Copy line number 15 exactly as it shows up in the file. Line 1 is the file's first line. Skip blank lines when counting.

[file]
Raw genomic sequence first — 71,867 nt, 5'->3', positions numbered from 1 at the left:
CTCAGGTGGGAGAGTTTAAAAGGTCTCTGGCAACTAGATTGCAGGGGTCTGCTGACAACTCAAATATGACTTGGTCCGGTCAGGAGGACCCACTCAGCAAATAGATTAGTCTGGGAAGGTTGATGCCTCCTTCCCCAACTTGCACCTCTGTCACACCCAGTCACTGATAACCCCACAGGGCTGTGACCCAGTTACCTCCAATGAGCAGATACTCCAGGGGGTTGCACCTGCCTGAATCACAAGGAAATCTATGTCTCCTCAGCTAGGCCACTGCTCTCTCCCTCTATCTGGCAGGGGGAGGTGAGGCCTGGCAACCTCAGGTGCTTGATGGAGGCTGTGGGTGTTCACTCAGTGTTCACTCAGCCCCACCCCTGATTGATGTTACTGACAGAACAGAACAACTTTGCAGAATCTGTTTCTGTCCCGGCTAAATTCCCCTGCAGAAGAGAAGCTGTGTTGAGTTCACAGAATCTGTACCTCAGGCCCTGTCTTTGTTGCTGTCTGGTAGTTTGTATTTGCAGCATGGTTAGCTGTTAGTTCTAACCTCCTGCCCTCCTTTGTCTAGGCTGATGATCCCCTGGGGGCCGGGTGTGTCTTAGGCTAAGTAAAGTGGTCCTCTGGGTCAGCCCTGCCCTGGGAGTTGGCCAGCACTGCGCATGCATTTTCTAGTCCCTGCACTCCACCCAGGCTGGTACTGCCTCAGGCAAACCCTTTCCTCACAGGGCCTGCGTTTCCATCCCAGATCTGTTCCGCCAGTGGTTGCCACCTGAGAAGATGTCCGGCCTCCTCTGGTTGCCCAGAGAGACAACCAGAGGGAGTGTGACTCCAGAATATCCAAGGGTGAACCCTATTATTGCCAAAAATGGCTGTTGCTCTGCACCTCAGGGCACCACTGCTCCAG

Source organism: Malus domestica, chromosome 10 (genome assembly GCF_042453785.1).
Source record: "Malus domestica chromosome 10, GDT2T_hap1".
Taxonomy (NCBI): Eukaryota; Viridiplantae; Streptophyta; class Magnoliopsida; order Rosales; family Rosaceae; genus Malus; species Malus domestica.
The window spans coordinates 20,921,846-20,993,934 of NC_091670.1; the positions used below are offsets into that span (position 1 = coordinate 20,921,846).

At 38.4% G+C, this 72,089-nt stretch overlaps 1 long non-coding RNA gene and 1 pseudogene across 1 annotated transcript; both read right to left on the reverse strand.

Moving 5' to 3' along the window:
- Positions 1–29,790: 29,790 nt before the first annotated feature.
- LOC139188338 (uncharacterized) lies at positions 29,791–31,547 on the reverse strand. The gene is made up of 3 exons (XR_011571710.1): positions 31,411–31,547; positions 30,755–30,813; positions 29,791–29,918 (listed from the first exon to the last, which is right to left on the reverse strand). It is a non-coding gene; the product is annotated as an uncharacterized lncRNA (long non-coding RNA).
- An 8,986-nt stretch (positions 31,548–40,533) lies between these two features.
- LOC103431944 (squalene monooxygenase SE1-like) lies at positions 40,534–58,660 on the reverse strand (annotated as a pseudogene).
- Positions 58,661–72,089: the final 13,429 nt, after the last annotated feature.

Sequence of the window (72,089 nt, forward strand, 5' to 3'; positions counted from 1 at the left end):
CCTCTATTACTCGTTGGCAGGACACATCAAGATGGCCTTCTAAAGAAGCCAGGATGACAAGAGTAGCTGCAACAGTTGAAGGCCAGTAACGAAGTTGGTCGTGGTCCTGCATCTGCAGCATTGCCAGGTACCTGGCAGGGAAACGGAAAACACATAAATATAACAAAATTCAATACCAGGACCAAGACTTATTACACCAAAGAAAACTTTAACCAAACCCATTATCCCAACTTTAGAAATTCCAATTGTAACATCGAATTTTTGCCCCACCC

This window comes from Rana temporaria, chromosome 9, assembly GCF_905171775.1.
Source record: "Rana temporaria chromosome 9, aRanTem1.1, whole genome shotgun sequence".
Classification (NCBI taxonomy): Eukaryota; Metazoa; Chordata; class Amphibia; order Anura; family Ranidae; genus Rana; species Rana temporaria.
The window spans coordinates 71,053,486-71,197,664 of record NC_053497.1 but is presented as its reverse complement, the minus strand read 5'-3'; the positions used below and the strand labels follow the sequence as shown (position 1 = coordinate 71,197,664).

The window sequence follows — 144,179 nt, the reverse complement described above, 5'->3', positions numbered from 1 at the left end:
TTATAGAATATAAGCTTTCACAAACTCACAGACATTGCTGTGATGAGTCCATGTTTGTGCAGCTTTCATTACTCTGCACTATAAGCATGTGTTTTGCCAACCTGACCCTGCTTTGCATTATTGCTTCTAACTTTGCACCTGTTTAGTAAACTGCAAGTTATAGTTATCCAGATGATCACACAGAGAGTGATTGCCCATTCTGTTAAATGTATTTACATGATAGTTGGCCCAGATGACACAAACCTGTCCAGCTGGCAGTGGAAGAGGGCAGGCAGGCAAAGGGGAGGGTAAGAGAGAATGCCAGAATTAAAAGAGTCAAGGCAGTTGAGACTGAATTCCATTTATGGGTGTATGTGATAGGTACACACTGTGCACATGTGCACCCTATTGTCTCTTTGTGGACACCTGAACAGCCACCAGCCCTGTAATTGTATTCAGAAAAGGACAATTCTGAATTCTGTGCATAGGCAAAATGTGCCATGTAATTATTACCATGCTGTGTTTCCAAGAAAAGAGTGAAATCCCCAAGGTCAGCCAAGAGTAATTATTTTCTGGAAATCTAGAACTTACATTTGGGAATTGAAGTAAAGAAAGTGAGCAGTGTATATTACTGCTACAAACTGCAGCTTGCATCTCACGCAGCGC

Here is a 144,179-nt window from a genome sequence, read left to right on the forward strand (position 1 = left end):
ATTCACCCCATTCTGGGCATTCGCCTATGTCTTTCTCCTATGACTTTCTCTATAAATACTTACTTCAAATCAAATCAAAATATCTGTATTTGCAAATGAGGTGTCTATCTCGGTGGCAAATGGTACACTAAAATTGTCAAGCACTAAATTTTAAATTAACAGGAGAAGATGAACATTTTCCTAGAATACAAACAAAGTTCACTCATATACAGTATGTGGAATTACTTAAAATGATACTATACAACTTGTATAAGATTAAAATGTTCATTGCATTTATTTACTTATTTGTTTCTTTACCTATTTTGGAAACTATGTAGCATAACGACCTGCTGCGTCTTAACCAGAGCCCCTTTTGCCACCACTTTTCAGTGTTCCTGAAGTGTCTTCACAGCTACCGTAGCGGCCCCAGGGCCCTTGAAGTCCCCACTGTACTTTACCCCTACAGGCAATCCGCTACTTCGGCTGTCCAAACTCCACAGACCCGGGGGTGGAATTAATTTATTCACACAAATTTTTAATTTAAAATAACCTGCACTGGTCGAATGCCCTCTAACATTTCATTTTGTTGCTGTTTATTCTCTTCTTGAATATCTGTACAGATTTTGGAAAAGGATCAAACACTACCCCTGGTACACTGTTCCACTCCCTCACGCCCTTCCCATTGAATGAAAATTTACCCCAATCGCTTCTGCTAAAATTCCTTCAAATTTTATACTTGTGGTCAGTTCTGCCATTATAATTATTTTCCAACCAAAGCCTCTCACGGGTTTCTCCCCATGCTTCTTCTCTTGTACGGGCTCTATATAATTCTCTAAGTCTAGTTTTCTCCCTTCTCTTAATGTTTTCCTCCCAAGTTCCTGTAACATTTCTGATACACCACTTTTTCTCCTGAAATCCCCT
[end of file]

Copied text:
CCTCTATTACTCGTTGGCAGGACACATCAAGATGGCCTTCTAAAGAAGCCAGGATGACAAGAGTAGCTGCAACAGTTGAAGGCCAGTAACGAAGTTGGTCGTGGTCCTGCATCTGCAGCATTGCCAGGTACCTGGCAGGGAAACGGAAAACACATAAATATAACAAAATTCAATACCAGGACCAAGACTTATTACACCAAAGAAAACTTTAACCAAACCCATTATCCCAACTTTAGAAATTCCAATTGTAACATCGAATTTTTGCCCCACCC